India won a match that the team was on the cusp of losing against West Indies, here on Saturday. Chasing 264, the tourists' batting imploded and it handed Mahendra Singh Dhoni's side a 48-run win. But former captain Sunil Gavaskar said he feels India's batting has scope for improvement as well and that the top-order should contribute with more runs. (Match runs | Highlights)
At Feroz Shah Kotla, Virat Kohli, Suresh Raina and skipper Dhoni hit fifties to propel India's innings after the hosts chose to bat first. While Kohli's return to form pleased Gavaskar, he said a bigger score could have put the team in a better position.
"With Virat Kohli out of form and for him to get so much time in the middle is a big plus. But I think it is at the top of the order that India really has to work because they haven't given the start. Either one is scoring or the other is and that is a bit iffy. If India can get off to a big start - an 80, 90 or even a 100, it makes it easy for numbers three, four and five in the batting lineup," Gavaskar told NDTV. (We didn't play to our potential: Dhoni)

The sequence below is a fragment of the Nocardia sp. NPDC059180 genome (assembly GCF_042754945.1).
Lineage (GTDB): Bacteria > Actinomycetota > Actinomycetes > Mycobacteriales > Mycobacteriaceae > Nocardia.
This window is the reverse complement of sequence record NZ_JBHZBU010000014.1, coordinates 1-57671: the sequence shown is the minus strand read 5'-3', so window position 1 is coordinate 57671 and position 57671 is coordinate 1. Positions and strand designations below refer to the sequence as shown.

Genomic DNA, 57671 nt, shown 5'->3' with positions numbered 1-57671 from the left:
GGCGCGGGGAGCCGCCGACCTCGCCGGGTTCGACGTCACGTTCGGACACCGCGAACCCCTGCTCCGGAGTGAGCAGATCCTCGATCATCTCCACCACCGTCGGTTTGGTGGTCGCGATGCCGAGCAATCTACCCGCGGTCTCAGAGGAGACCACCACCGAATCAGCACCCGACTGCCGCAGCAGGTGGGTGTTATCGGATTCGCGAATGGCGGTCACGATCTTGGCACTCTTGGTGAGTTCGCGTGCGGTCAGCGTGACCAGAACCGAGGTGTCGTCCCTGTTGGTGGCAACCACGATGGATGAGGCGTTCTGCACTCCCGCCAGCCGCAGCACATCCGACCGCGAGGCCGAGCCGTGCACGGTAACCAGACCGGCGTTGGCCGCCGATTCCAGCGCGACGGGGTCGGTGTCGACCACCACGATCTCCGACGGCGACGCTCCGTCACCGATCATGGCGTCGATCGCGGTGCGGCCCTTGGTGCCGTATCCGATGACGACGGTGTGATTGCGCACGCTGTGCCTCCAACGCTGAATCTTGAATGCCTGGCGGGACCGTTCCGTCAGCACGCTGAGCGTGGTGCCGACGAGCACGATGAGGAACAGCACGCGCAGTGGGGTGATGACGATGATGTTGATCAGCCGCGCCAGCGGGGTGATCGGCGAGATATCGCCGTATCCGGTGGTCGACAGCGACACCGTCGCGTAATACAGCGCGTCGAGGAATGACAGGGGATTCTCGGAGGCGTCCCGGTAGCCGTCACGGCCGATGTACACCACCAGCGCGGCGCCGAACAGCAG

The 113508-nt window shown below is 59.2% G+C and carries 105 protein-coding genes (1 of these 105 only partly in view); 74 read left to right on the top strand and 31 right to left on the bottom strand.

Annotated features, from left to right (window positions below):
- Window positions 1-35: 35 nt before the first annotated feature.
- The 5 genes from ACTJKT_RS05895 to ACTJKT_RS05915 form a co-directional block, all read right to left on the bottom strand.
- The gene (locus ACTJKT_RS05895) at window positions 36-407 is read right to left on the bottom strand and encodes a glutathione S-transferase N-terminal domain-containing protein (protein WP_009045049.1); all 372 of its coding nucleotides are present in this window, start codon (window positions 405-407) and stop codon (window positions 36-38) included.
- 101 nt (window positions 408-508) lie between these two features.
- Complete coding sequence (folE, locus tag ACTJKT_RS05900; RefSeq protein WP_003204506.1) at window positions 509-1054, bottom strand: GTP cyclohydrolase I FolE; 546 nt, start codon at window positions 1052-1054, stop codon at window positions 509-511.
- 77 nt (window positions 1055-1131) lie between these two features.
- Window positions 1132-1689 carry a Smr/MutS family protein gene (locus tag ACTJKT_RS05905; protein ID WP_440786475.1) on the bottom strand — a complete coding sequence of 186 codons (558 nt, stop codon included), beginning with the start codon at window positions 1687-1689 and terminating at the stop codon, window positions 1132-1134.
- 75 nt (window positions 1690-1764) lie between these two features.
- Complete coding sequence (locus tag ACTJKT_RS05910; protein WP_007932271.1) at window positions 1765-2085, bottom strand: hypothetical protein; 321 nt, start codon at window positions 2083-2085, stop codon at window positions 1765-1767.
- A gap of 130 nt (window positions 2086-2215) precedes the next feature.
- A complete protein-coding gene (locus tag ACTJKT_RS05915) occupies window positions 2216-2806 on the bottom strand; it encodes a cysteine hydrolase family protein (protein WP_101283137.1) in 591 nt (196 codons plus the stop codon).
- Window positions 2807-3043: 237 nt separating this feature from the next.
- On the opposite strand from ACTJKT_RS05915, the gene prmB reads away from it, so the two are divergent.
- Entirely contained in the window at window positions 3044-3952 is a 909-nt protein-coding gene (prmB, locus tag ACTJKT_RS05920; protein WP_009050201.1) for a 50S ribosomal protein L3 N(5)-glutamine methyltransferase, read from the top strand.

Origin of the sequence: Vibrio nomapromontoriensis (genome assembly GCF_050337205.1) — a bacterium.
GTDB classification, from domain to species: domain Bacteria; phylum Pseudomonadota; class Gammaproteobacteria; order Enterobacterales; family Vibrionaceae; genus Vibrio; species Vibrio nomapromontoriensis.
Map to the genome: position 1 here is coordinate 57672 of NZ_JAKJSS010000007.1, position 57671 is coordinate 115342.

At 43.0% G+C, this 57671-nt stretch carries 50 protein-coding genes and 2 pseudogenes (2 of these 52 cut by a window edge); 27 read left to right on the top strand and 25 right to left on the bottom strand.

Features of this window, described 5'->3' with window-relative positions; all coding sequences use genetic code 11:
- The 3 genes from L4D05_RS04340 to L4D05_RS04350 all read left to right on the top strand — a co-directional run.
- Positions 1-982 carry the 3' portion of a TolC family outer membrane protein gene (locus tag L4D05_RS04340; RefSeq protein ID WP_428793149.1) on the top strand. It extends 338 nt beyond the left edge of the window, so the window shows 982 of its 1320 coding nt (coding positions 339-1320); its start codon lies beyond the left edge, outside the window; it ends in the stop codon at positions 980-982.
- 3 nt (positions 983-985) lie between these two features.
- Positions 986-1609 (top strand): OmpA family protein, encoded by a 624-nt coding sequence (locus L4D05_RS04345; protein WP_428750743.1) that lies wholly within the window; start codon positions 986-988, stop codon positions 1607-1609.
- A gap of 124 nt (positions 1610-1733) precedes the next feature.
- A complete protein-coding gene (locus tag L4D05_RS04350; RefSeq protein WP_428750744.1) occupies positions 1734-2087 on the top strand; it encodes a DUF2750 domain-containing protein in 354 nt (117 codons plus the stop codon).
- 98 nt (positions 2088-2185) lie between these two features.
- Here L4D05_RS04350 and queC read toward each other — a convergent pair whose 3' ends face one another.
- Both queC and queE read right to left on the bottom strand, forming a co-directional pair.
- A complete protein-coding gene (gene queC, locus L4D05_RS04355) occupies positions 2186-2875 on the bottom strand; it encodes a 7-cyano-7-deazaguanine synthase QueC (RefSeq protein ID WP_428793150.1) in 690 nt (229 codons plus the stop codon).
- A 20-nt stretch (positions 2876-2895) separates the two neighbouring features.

On Saturday, opener Shikhar Dhawan failedÂ to fire and despite coming on the back of a 68Â in the previous match, managed to score just one run. Gavaskar however was more concerned about the timing of Kohli and Raina's wickets. Both batsmen had put on 105 for the fourth wicket but failed to build on their fifties. "Both the batsmen - Raina and Kohli, should have gone on to even bigger scores. They got out with plenty of overs still left. That's an area of concern," he added.
While Raina scored a confident 62 off 60 before falling to Jerome Taylor, Kohli (62 off 78) followed soon after.
Gavaskar, who had earlier suggested Kohli be pushed lower down the order after India's loss in the first ODI, also praised team management's decision to make changes in the batting order in the match. (Virat Kohli roars back into form)
"I have to compliment the Indian team for not being rigid about the batting order. Having Kohli come down the order was a good move because the ball was new at that time (when the first wicket fell). You have always got to think in terms of the team. There's got to be some flexibility and I am glad to see it," Gavaskar said.